Composite Spectral Indices: A New Method
for the Interpretation of Activity in the Sun and Solar Analogs

Jeffrey C. Hall

Lowell Observatory, 1400 W Mars Hill Rd, Flagstaff, AZ, 86001

1. Introduction

Discussions of the behavior of the H and K lines of singly ionized calcium in large samples of cool stars span the modern literature (e.g., Wilson & Bappu 1957, Baliunas et al. 1995). The long- and short-term behavior of these lines, which serve as proxies for chromospheric activity, has revealed direct observational evidence for stellar activity cycles, rotational modulation, and even differential rotation. As this workshop has demonstrated, however, it has been very difficult to properly evaluate the Sun as a star, and almost impossible to agree on what star is most nearly solar-like.

2. Origin of the problem

3. Approaches to solving this problem

Our Solar-Stellar Spectrograph (S3) program (see, e.g., Hall & Lockwood 1995) offers a method of addressing issues [1] through [3] above.

4. The Solar Rotation in SSS Data

4.1. Periodogram analysis of solar data

We calculated the Scargle periodogram (as presented by Horne & Baliunas 1986) of our solar Ca II K data set. This comprised observations on about 300 days between the beginning of 1994 and late 1997. Although we observed power in the periodogram at the 27-day rotation period of the Sun, it was not significantly above the multitude of noise spikes typically present in such analyses. But, then we did the following: The results of this procedure are shown in the figures. In the following figures, we show the results obtained from this procedure. These figures are similar to the figure published by Hall & Lockwood (1998), but they incorporate additional solar data from the end of 1997. The greyscale image in the bottom part each figure shows the 120 periodograms stacked vertically. No attempt to identify specific spectral lines is made; they are simply numbers 1-120. The greyscale bar in the central part of each plot is the average of the 120 periodograms, and at the top of each is a graph of the average.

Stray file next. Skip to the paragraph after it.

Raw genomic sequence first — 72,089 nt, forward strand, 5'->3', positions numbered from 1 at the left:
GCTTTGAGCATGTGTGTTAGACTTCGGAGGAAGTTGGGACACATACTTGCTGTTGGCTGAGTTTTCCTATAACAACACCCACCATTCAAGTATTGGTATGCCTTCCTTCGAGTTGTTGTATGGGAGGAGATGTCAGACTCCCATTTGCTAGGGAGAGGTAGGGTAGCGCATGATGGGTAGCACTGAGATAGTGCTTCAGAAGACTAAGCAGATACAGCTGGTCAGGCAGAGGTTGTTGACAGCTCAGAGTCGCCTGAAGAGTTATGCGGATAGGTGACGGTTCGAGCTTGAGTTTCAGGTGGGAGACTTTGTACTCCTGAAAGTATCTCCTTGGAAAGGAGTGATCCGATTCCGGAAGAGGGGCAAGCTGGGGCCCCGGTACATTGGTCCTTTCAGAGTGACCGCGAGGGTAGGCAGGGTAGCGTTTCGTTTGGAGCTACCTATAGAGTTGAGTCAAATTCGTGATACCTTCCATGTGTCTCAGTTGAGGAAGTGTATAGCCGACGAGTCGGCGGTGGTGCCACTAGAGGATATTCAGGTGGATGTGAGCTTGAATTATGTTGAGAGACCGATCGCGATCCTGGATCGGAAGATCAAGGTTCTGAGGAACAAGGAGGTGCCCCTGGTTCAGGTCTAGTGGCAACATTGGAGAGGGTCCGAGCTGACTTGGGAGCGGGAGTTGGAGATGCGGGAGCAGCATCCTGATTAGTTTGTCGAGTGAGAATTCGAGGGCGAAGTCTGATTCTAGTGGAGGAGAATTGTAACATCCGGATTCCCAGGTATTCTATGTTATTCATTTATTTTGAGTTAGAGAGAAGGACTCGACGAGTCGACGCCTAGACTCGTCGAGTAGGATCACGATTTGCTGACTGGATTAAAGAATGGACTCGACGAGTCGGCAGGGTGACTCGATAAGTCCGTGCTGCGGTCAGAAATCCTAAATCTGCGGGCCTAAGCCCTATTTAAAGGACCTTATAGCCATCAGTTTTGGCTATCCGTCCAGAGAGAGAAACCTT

4.2. Raw periodogram analysis

We produced Figure 1 by using steps [1] and [4] of the above procedure only. That is, we calculated the periodograms and averaged them. There are prominent peaks in the power spectrum at 27.4, 13.7, and 9.13 days. These are the fundamental, 2:1, and 3:1 harmonics of the solar rotation period, and they are identified by the dashed vertical lines. The centroids of these peaks fall precisely at the harmonic frequencies (within 1%). At extreme left are three very large peaks, identified by the solid line. The lowest-frequency peak goes well off the vertical scale plot. These peaks lie at 355, 180, and 120 days, and are the fundamental, 2:1 and 3:1 harmonics of the annual variation in the telluric water vapor lines. (In Arizona, this is a pronounced yearly variation, with the July-September monsoon producing a noticeable increase in water vapor absorption across the entire SSS echelle spectrum.)

Also visible are several other prominent peaks, the most significant of which lies at omega ~ 0.024 (41.6 d). The two other dotted lines in this figure lie at 2:1 and 3:1 harmonics of this 41.6-day period. Although other peaks exist in Figure 1, they do not coincide with these harmonics.

4.3. Filtered periodogram analysis